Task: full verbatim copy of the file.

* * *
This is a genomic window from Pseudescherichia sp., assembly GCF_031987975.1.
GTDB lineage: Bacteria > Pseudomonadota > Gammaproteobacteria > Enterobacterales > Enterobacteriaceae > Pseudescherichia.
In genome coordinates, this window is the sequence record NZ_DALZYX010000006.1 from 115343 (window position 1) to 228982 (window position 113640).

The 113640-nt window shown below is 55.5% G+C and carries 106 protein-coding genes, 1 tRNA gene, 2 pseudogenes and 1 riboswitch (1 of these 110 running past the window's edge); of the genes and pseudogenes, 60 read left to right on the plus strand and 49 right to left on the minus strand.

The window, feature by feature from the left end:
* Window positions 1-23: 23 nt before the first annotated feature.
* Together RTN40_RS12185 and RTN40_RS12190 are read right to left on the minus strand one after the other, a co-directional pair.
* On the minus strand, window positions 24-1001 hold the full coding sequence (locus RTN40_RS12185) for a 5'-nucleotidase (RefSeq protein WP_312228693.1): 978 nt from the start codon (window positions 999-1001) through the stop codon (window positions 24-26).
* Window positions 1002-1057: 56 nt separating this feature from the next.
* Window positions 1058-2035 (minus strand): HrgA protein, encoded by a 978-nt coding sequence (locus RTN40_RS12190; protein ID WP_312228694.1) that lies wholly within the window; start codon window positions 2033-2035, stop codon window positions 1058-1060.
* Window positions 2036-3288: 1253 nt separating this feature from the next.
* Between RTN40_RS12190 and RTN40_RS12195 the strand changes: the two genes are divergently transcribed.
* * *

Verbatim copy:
This is a genomic window from Pseudescherichia sp., assembly GCF_031987975.1.
GTDB lineage: Bacteria > Pseudomonadota > Gammaproteobacteria > Enterobacterales > Enterobacteriaceae > Pseudescherichia.
In genome coordinates, this window is the sequence record NZ_DALZYX010000006.1 from 115343 (window position 1) to 228982 (window position 113640).

The 113640-nt window shown below is 55.5% G+C and carries 106 protein-coding genes, 1 tRNA gene, 2 pseudogenes and 1 riboswitch (1 of these 110 running past the window's edge); of the genes and pseudogenes, 60 read left to right on the plus strand and 49 right to left on the minus strand.

The window, feature by feature from the left end:
* Window positions 1-23: 23 nt before the first annotated feature.
* Together RTN40_RS12185 and RTN40_RS12190 are read right to left on the minus strand one after the other, a co-directional pair.
* On the minus strand, window positions 24-1001 hold the full coding sequence (locus RTN40_RS12185) for a 5'-nucleotidase (RefSeq protein WP_312228693.1): 978 nt from the start codon (window positions 999-1001) through the stop codon (window positions 24-26).
* Window positions 1002-1057: 56 nt separating this feature from the next.
* Window positions 1058-2035 (minus strand): HrgA protein, encoded by a 978-nt coding sequence (locus RTN40_RS12190; protein ID WP_312228694.1) that lies wholly within the window; start codon window positions 2033-2035, stop codon window positions 1058-1060.
* Window positions 2036-3288: 1253 nt separating this feature from the next.
* Between RTN40_RS12190 and RTN40_RS12195 the strand changes: the two genes are divergently transcribed.